There is a scene in the old Marx Brothers film Horse Feathers where Groucho leads a bunch of academics in gowns and mortarboards in a song which goes:
Today’s teachers dress less formally, but Easter’s annual conferences of the NUT and the NASUWT have kept up the long tradition of almost total opposition to the educational plans of the government of the day.
This year’s conferences have been particularly critical, with disaffected teachers voting for strikes over the growth of academies and proposed changes to pensions, pay bargaining and staff workloads. Further rumblings have concerned marginally increased powers to dismiss incompetent teachers, the government’s plans to reduce red tape surrounding school trips, and headteachers who allegedly now ‘have more power than Roman emperors’ according to one over-excited delegate. NUT members have also called for the abolition of Ofsted, and instructed their leadership to consider the legality of refusing to allow inspectors to enter classrooms. In addition they aim to boycott the new phonics reading test for five and six-year-olds.
Seen alongside the ongoing oil tanker drivers’ dispute, where UNITE has sought to use the threat of strike action to turn back the clock on contracting out of oil companies’ deliveries and attempts to increase productivity, this increased union activism can seem threatening.
We could certainly do without it at a time when we are trying to get the economy back onto some sort of growth path. It might well make some sense to remind people of the limits of legitimate union activity.
The classical economists recognised the legitimacy of trade unionism: David Ricardo, Robert Malthus and J. R. McCulloch were amongst those who argued for the repeal of the anti-union Combination Acts. In more modern times Friedrich Hayek saw a legitimate place for unions carrying out ‘friendly society’ functions.
The UK, like all developed countries, is a signatory to international agreements which recognise the right to belong to unions. Nevertheless, as Hayek pointed out, the power which unions exert is predominantly the consequence of the legal protection given to unions which enables them to break contracts with impunity. All countries put some limits round this power, and from time to time these limits can be and are changed.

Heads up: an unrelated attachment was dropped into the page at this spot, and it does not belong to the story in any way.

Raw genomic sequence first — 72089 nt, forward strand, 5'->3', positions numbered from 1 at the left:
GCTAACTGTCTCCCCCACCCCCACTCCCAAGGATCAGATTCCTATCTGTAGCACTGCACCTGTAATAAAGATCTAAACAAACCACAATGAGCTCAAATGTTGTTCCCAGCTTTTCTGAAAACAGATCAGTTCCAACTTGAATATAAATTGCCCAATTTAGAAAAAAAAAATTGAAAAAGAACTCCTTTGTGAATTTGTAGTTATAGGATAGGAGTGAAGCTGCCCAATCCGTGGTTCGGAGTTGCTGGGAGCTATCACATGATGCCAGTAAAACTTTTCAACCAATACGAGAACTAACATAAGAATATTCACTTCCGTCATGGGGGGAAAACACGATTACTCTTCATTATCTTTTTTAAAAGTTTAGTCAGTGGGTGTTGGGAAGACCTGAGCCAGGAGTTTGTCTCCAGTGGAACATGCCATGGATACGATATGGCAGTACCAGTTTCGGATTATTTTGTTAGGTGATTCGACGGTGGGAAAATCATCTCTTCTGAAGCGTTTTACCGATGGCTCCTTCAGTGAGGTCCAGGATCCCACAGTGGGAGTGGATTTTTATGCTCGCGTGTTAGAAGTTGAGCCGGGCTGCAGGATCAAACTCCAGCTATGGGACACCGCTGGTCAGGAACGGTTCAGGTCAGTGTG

Teachers’ unions in the UK are further privileged by the relatively generous (in international terms) salaries and pensions which they are accorded by the taxpayer. The government sees changes to these conditions as necessary given the need to contain rapidly-rising pension costs in particular.
Unions can legitimately lobby against such changes to their terms of employment, though their claims can have no absolute priority. Strike action will be largely symbolic as members will not commit to lengthy strikes which would hit their pockets. It will achieve little except disrupt learning and inconvenience parents.
Where teachers’ unions are on much weaker grounds is in relation to educational policy. Teachers do have some claim to expertise in this area, though it is less than they like to think. UK teachers are poorly qualified in relation to their counterparts in France, Germany, the Netherlands and many other developed countries, and their record in raising schoolchildren to acceptable international standards is patchy to say the least. Parents, businesspeople and the professions, civil servants and academics – perhaps even some politicians – all have insights and concerns which need to feed into education strategy. Classroom teachers can have no legitimate veto against government policies, however wrong-headed they may believe them to be.
Nobody in the coalition is spoiling for a fight against the teachers, but the unions need to exercise a degree of self-restraint if they are not to find politicians and the public turning against them and looking more fundamentally at the role of unions in education and by extension the wider public sector.